Sending out a weekly or monthly newsletter to your followers gives you a chance to connect and update. You can include features like:
- Highlight new projects/changes
- What you’ve been up to during the past month
- New website/updates to websites
- Links to new blog posts
- Your commentary on industry news
Email marketing software platforms tend to include newsletter templates so that you don’t have to send out a poorly formatted newsletter email. Instead, you can easily design your own high-quality, mobile-friendly newsletter highlighting your essential updates. Don’t forget to include short and sweet CTAs in your email body to entice customers over to your website.
We recently wrote about why using too many images is bad (and how you can fix it) for your website. The same holds for your email newsletters. Large images of your photography will affect the loading time of your emails and could put off customers. Depending on your customer’s mailing preferences, they may even have blocked images in emails and might not even see the great photos you’re sending out.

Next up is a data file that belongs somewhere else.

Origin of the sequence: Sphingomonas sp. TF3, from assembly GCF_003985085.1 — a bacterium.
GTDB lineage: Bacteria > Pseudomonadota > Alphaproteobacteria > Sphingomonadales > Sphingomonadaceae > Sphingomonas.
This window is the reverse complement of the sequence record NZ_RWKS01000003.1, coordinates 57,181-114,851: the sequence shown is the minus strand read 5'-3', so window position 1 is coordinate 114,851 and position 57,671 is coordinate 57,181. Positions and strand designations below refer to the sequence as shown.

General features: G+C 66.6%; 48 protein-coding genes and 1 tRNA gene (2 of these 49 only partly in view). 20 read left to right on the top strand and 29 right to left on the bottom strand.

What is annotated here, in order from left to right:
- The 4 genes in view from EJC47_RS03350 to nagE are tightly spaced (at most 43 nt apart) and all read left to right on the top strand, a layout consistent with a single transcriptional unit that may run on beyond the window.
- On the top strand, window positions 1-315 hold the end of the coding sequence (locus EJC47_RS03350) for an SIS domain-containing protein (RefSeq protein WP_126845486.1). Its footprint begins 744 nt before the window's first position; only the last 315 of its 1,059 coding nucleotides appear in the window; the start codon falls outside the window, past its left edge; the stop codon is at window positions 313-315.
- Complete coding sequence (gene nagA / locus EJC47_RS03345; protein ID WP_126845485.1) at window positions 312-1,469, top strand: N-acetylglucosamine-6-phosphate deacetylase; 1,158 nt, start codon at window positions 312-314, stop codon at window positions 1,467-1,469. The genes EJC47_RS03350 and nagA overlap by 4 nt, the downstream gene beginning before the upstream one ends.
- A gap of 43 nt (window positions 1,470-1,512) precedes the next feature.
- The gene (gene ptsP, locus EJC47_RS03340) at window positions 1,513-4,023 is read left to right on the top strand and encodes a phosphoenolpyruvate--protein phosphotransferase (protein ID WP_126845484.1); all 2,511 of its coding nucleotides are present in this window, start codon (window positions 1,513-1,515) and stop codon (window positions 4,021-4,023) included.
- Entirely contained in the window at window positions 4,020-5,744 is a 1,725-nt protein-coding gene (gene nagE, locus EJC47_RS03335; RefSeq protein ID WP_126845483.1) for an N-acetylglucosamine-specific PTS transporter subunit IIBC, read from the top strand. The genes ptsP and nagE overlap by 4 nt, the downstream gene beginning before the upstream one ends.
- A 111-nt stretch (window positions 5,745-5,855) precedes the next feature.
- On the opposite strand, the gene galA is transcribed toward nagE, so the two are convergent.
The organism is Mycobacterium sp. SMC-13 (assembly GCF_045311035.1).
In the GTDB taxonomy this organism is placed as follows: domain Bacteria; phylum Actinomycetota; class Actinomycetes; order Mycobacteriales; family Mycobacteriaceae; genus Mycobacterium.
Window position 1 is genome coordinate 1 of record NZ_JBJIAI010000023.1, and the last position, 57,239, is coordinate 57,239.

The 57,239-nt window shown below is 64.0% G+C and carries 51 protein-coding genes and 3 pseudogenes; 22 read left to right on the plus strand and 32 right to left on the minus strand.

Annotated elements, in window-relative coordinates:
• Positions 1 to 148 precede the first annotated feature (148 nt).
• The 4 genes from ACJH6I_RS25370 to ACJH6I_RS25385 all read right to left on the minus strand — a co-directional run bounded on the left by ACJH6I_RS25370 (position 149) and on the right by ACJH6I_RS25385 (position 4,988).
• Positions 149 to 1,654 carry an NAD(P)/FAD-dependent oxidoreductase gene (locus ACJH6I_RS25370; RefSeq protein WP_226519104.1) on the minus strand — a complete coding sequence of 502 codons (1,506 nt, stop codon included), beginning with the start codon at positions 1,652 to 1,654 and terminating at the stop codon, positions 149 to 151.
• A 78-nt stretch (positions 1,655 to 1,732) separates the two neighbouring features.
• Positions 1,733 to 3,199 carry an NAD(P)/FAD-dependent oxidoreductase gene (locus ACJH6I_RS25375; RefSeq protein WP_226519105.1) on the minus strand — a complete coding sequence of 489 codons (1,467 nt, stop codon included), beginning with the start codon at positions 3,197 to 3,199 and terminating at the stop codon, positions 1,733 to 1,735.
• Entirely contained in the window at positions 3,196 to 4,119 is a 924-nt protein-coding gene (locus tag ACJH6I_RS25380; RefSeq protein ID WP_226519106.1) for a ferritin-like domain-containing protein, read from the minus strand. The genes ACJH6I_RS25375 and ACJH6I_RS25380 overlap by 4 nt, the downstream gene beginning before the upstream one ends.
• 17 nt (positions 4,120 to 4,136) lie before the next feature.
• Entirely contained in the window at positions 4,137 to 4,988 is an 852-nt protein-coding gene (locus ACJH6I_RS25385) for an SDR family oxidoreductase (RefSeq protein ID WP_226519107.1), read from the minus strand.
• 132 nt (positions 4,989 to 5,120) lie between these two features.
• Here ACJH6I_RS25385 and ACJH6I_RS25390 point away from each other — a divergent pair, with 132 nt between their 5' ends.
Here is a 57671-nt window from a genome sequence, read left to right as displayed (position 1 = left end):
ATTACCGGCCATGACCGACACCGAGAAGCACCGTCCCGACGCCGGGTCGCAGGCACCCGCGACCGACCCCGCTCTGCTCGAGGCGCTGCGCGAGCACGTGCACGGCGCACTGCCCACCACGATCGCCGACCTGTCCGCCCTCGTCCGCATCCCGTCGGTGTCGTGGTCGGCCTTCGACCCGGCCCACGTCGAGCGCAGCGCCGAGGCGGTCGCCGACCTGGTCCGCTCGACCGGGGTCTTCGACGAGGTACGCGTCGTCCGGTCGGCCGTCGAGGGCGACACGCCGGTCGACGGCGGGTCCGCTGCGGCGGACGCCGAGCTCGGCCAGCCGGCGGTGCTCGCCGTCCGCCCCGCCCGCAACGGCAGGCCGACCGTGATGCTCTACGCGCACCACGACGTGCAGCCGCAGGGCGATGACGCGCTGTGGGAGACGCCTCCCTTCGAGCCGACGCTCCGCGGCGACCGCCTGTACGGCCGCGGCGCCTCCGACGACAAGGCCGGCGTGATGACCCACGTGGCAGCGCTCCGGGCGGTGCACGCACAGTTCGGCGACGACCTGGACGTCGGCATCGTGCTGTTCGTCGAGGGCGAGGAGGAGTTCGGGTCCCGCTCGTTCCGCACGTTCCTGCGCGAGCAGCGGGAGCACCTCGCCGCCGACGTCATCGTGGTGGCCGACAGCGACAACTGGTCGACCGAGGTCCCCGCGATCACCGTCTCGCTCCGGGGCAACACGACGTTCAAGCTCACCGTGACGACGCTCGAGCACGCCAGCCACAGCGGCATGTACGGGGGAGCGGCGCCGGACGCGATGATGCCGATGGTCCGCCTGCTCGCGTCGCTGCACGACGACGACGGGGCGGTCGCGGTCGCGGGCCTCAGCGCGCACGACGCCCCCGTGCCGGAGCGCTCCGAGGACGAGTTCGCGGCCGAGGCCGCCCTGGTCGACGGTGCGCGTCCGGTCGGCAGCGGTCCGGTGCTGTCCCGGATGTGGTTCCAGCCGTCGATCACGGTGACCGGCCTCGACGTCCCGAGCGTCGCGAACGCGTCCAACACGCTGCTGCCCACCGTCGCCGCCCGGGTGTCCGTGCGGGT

Make sure you balance text and images and use descriptive alt text to counter issues like this.
By including them in your journey: Milestone emails
One of the great things about sending out regular emails to your follower base is that you’re building up a relationship with them. Through the use of newsletter emails, you’re keeping them updated with all of your news and new work.
With milestone emails, you can share special moments with your customers. Marking celebrations — like your business’s birthday, achievements like opening up a store, or winning a photography competition — highlights your brand’s success and value to customers, but also works on another, more emotional level.